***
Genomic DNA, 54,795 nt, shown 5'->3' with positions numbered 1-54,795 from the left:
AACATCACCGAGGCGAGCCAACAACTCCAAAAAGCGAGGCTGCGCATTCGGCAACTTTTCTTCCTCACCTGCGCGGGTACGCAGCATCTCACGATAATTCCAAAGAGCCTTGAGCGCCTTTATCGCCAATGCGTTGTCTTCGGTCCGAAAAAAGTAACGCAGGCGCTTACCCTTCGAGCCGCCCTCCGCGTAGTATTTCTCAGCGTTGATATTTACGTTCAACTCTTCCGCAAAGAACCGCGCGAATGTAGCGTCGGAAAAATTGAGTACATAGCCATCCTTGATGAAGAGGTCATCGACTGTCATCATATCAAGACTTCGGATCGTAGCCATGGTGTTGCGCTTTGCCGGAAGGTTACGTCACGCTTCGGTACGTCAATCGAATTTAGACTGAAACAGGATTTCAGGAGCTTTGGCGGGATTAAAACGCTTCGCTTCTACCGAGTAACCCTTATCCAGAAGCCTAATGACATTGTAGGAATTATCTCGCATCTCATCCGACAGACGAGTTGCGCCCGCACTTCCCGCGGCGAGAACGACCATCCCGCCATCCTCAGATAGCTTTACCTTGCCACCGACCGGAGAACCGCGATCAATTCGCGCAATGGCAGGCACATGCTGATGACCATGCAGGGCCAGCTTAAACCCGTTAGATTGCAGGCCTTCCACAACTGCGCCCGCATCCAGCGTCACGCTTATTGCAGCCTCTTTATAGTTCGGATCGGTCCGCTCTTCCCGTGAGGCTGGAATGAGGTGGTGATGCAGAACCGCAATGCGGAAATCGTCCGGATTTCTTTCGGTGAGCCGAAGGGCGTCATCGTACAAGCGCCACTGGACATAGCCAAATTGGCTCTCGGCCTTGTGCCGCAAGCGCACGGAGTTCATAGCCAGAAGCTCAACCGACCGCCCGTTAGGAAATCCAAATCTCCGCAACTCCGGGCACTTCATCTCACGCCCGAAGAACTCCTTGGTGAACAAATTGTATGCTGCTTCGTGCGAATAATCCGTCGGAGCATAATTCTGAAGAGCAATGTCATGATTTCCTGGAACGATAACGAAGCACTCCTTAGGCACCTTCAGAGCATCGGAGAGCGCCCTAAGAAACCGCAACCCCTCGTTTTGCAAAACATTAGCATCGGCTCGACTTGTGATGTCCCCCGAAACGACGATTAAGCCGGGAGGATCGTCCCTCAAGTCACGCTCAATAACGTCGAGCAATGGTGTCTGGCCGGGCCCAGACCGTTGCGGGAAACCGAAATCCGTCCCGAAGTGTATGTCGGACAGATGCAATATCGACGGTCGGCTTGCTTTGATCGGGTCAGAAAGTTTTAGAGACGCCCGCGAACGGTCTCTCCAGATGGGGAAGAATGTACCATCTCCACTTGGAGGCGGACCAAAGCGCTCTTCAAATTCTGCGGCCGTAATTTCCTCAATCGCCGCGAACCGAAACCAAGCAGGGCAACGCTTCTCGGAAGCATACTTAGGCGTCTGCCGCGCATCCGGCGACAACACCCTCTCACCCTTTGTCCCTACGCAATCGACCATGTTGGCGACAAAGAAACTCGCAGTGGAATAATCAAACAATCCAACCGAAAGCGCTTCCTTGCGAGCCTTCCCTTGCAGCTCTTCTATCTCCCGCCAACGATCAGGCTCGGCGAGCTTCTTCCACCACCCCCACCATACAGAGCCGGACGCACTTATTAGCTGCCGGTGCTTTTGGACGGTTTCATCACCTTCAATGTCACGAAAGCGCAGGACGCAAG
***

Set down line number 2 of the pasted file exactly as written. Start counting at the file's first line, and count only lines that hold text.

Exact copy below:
AACATCACCGAGGCGAGCCAACAACTCCAAAAAGCGAGGCTGCGCATTCGGCAACTTTTCTTCCTCACCTGCGCGGGTACGCAGCATCTCACGATAATTCCAAAGAGCCTTGAGCGCCTTTATCGCCAATGCGTTGTCTTCGGTCCGAAAAAAGTAACGCAGGCGCTTACCCTTCGAGCCGCCCTCCGCGTAGTATTTCTCAGCGTTGATATTTACGTTCAACTCTTCCGCAAAGAACCGCGCGAATGTAGCGTCGGAAAAATTGAGTACATAGCCATCCTTGATGAAGAGGTCATCGACTGTCATCATATCAAGACTTCGGATCGTAGCCATGGTGTTGCGCTTTGCCGGAAGGTTACGTCACGCTTCGGTACGTCAATCGAATTTAGACTGAAACAGGATTTCAGGAGCTTTGGCGGGATTAAAACGCTTCGCTTCTACCGAGTAACCCTTATCCAGAAGCCTAATGACATTGTAGGAATTATCTCGCATCTCATCCGACAGACGAGTTGCGCCCGCACTTCCCGCGGCGAGAACGACCATCCCGCCATCCTCAGATAGCTTTACCTTGCCACCGACCGGAGAACCGCGATCAATTCGCGCAATGGCAGGCACATGCTGATGACCATGCAGGGCCAGCTTAAACCCGTTAGATTGCAGGCCTTCCACAACTGCGCCCGCATCCAGCGTCACGCTTATTGCAGCCTCTTTATAGTTCGGATCGGTCCGCTCTTCCCGTGAGGCTGGAATGAGGTGGTGATGCAGAACCGCAATGCGGAAATCGTCCGGATTTCTTTCGGTGAGCCGAAGGGCGTCATCGTACAAGCGCCACTGGACATAGCCAAATTGGCTCTCGGCCTTGTGCCGCAAGCGCACGGAGTTCATAGCCAGAAGCTCAACCGACCGCCCGTTAGGAAATCCAAATCTCCGCAACTCCGGGCACTTCATCTCACGCCCGAAGAACTCCTTGGTGAACAAATTGTATGCTGCTTCGTGCGAATAATCCGTCGGAGCATAATTCTGAAGAGCAATGTCATGATTTCCTGGAACGATAACGAAGCACTCCTTAGGCACCTTCAGAGCATCGGAGAGCGCCCTAAGAAACCGCAACCCCTCGTTTTGCAAAACATTAGCATCGGCTCGACTTGTGATGTCCCCCGAAACGACGATTAAGCCGGGAGGATCGTCCCTCAAGTCACGCTCAATAACGTCGAGCAATGGTGTCTGGCCGGGCCCAGACCGTTGCGGGAAACCGAAATCCGTCCCGAAGTGTATGTCGGACAGATGCAATATCGACGGTCGGCTTGCTTTGATCGGGTCAGAAAGTTTTAGAGACGCCCGCGAACGGTCTCTCCAGATGGGGAAGAATGTACCATCTCCACTTGGAGGCGGACCAAAGCGCTCTTCAAATTCTGCGGCCGTAATTTCCTCAATCGCCGCGAACCGAAACCAAGCAGGGCAACGCTTCTCGGAAGCATACTTAGGCGTCTGCCGCGCATCCGGCGACAACACCCTCTCACCCTTTGTCCCTACGCAATCGACCATGTTGGCGACAAAGAAACTCGCAGTGGAATAATCAAACAATCCAACCGAAAGCGCTTCCTTGCGAGCCTTCCCTTGCAGCTCTTCTATCTCCCGCCAACGATCAGGCTCGGCGAGCTTCTTCCACCACCCCCACCATACAGAGCCGGACGCACTTATTAGCTGCCGGTGCTTTTGGACGGTTTCATCACCTTCAATGTCACGAAAGCGCAGGACGCAAG